And this is a rich AND crisp wine–maybe more summers flavors. I get roses, cherries, strawberries and such. But also hints of white pepper (which is also a little floral) and a lick of cloves and whiff of citrus hinting at winter glories ahead, but not yet. Oh right I was saying it is rich as far as rosés go; it has a deeper salmon color and a body with weight. But it also ends with grace. The flavors don’t disappear. Or change. They just strut away and maybe just before they disappear there are jazz hands. Saluting both femininity and grace AND sports. It’s a home run. In a growler. Of rosé.

A Rhône of Many Colors

6 Sep

Don’t make me pick a favorite wine. What I desire in my glass depends on a good deal of factors ranging from mood (goth nights call for red red wine) to weather (freezing days desire ice cold vodka martinis, don’t at me), to what I’m eating (French fries need sparkling rosé), to what my budget is, to what my drinking companion likes, and so on.

All that being said Tavel is a Favorite. If not THE favorite.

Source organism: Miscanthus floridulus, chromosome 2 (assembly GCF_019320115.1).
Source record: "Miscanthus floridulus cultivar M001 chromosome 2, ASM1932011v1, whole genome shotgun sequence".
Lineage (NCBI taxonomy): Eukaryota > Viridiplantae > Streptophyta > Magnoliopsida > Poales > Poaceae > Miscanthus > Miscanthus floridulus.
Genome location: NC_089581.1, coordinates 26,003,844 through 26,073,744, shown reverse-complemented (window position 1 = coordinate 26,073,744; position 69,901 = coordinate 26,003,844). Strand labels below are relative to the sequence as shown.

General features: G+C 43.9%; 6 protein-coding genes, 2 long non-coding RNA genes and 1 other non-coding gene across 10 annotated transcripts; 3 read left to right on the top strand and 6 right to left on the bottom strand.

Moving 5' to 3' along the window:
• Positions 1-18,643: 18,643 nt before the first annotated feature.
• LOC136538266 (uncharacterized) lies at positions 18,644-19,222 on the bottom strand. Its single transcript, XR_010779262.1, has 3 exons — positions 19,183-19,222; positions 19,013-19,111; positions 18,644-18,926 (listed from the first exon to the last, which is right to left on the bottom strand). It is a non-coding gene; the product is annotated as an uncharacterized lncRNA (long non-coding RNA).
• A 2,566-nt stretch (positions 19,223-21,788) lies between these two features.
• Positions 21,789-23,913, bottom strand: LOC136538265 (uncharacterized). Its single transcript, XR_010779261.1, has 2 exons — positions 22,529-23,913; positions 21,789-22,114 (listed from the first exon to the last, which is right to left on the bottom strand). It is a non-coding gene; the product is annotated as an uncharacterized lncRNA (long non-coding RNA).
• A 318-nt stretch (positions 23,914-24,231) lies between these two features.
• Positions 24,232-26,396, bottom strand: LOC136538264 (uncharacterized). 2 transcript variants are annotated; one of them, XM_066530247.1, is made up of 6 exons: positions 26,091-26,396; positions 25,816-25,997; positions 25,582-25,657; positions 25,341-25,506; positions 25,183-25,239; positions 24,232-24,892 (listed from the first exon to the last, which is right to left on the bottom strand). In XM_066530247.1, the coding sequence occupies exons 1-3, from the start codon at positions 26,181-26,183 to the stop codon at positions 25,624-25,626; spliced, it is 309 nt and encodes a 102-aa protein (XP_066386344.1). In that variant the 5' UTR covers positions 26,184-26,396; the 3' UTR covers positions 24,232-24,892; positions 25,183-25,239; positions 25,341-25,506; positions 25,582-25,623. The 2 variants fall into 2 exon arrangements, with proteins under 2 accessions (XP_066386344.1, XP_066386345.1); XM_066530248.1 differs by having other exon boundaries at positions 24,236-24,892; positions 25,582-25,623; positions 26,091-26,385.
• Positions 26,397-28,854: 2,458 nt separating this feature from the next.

All THAT being said, I’m a huge proponent of the wines of the Rhône Valley. Beyond THAT (damn I need to get better at cutting to the chase) people tend to celebrate the reds of the Rhône, but there are some really delightful whites and rosés out of the area that you should at least have coffee with.

The Rhône Valley can be a bit confusing–there are big differences between the all the various appellations within it. What I’m gonna leave you with is that most Côtes du Rhône wines are from the Southern Rhône. And if it is a Côtes du Rhône Villages wine, that’s like you subscribed to Hulu without commercials–level up!

Oh! And then some Côtes du Rhône Villages can add the name of their actual village to it, such as the Séguret rosé you can read my review to at the end. I haven’t come up with a perfect streaming channel metaphor for that, but it’s like you don’t even share a login with anyone.

Join me in an indulgence of these wines. I want to drink them in situ someday, but taking them with me on Los Angeles adventures will have to do for now.

I took one of the whites to the Hollywood Bowl, where John Williams was conducting. He does this yearly, and all of us Star Wars nuts show up, many with light sabers (a goal of mine for next year) and people are always like “this may be his last year” but he told me, I mean us, I mean the Hollywood Bowl audience, that he may be 90, but he is doing this show til he’s 100. Beyond Star Wars themes these shows (this was my second, why do I not have a light saber yet) remind one of how many epic soundtracks he composed–Jurassic Park, Schindler’s List, E.T., Jaws, Harry Potter…it goes on.

Crud I was writing about wine. Let me say that a rich and ripe juicy Marsanne based blend goes VERY well with sunsets and music: